doubling attic insulation - does it help?

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I have a 5 year old house. I can't remember the R-value, but I know I've got the yellow insulation batts in my attic. Its what is required for code, no more I'm sure :) The insulation has paper on 1 side (down), and nothing on the exposed side (facing up) in the attic. I was wondering if I buy the white insulation from H.Depot (higher R-value) and put it down ON TOP of the yellow insulation. I don't think it will compress it much - the bats are light. Perhaps that will provide me with $$ savings?
Thanks! jason shohet
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Great energy saving tips are at the following link. I would do everything you possibly can. For example I just got a new "Energy Star" refrigerator and it is saving me $10 a month on my electric bill. Strange that a new appliance could do the same thing while using less energy, but I guess they figured out some way to make these thing more efficient. These suggestions *really* help to lower energy bills.
Some things are expensive like replacing windows, others are cheap like sealing leaks - caulking, etc.
Energy saving tips... http://www.energystar.gov/
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Anything helps, but keep in mind there are diminishing returns. Before you jump into this, find out what you have and what is recommended for your climate. In general, more is better. You can probably find some chart showing what the potential savings are. http://www.eere.energy.gov/consumer/your_home/insulation_airsealing/index.cfm/mytopic360
Don't forget the basement http://www.bchydro.com/powersmart/elibrary/elibrary643.html
--
Ed
http://pages.cthome.net/edhome/




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I'm in FL, and blown in insulation is the big thing here. I had roughly 1800 sq ft blown in at an R19 value in fiberglass. Cost me $550 and I got a $100 credit frm the power company, so $450 total. It took about 30 minutes to be done, and the best part is that someone else was in the attic getting sweaty. These guys will blown in at any R value, it just costs more.
You can buy cellulose as HD/Lowes, and if you buy enough, the machine rental is free. I think I may have saved a few bucks if I did it myself, but even if it was $100 I could have saved, to not sweat in the attic, it was worth the cost. Doing it with rolled out insulation would have been far more costly.
Downside to blown in stuff is it settles over time. My house is 25 years old, had blown in fiberglass and it settles down to around an R10 value. Probably was R19 originally. So now I'm at R30 range.

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Attended a house building course years ago when I was building mine with sweat equity. On insulation calculations the data was that up to R30 the gain in insulation efficiency is a straight slope upwards. After R30 the slope flattens which is to say any gain in insulation efficiency ( reduction in heat loss) after R30 is very marginal. That is you won't get your money's worth beyond R30.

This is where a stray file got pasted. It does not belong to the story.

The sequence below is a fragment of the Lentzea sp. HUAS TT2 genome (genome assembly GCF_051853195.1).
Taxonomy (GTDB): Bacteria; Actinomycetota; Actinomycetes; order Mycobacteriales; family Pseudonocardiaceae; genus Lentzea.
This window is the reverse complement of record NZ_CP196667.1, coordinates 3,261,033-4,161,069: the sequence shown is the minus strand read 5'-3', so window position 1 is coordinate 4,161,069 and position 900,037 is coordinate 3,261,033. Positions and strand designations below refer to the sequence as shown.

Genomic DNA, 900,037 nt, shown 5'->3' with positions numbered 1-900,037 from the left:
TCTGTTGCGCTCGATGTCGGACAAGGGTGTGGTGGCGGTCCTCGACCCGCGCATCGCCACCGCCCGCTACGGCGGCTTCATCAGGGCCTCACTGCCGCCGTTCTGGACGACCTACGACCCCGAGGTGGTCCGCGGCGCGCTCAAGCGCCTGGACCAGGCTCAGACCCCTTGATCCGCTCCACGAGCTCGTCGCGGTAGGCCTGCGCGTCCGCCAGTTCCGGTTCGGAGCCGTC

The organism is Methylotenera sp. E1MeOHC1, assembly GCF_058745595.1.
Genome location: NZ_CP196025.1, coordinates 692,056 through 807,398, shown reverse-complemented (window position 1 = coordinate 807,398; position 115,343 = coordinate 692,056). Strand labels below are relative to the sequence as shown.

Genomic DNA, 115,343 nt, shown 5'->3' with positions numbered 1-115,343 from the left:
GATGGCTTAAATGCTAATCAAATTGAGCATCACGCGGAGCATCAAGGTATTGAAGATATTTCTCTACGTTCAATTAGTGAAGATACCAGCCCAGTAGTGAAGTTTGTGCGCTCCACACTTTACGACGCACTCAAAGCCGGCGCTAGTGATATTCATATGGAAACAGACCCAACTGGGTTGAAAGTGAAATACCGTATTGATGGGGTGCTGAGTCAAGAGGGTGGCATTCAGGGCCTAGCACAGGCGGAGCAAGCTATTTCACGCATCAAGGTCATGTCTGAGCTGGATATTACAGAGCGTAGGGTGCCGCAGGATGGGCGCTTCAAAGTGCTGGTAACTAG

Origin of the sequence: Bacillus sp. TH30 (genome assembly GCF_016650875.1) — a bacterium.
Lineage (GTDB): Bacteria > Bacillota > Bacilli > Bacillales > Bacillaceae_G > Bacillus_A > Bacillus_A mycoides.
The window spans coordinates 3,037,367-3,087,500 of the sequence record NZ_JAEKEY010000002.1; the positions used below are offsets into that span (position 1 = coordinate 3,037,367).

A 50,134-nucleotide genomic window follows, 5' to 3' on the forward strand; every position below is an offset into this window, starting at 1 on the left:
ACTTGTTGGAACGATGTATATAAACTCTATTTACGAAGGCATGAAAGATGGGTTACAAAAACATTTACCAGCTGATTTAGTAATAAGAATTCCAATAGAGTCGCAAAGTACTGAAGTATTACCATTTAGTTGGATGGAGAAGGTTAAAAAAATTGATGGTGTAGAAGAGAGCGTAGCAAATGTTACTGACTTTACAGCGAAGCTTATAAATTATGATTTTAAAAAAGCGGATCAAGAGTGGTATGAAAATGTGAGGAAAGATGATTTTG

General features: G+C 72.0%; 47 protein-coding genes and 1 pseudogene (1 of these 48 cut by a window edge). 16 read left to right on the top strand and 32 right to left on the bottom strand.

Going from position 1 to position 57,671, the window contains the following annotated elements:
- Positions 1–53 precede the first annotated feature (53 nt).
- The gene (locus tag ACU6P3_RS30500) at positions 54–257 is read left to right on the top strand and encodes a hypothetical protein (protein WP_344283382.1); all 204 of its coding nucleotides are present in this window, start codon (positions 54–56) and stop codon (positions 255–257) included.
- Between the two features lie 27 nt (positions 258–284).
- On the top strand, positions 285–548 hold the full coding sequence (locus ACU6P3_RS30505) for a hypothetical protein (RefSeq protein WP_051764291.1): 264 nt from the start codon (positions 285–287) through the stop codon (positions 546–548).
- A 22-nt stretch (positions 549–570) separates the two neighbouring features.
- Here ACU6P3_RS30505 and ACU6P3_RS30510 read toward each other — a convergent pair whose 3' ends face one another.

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This is Turtle.
Ed and other had some good replys but there is one thing to remember here. There is such a thing as over insulating the attic. a example of this is put 10 feet of insulation in your attic and then when the evening comes when the temperature cools off . your attic has this 10 feet of insulation which will still be transnitting heat into your house most of the nite. then when the morning comes you will have to start heating up the 10 feet of insulation from inside the home which will waste a lot of heat to just do this. So Too much is just as bad as not enough.
TURTLE
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On Mon, 17 Oct 2005 11:18:12 -0500, "TURTLE"

Insulation has that much thermal mass?
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Wes Stewart wrote:

No.
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Turtle, insulation needs vary upon locality-zone. You pay to heat or cool and more attic insulation helps. Many areas have heating as the major cost not cooling, but I always find nightime humidities to high during cooling season to open windows, although I agree in theory wth you as I noticed what you mention, but the winter and overall savings up north here negate what you experiance in your warmer locality. Uping R even cut my summer cooling bills as heat is not let in the attic. Ten feet of it you say, that would be upwards of R 420, kind of stupid for you to say Ten Feet. Facts and proof are out there that codes are insuficient minimums, there are guidlines that work to get optimal values. You don`t live where your new heating bills may be up hundreds a month or where a 90% furnace is not as good as a 94.5%. and a 80% efficiency is a joke.
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This is Turtle.
10 feet of insulation was a example of there is a limit to having too much and just as not having enought.
TURTLE
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This is Turtle
No the Air in the Insulation does have a good mass to concider but the insulation it's self would only very small in the effect. A example of this is the perfect insulation is a 1" block of a glass cube with a vacuum space in side it. Heat will not transfer in a vacuum except it is a radian heat. The vacuum cube would be the perfect insulation and put all the insulation companys out of business.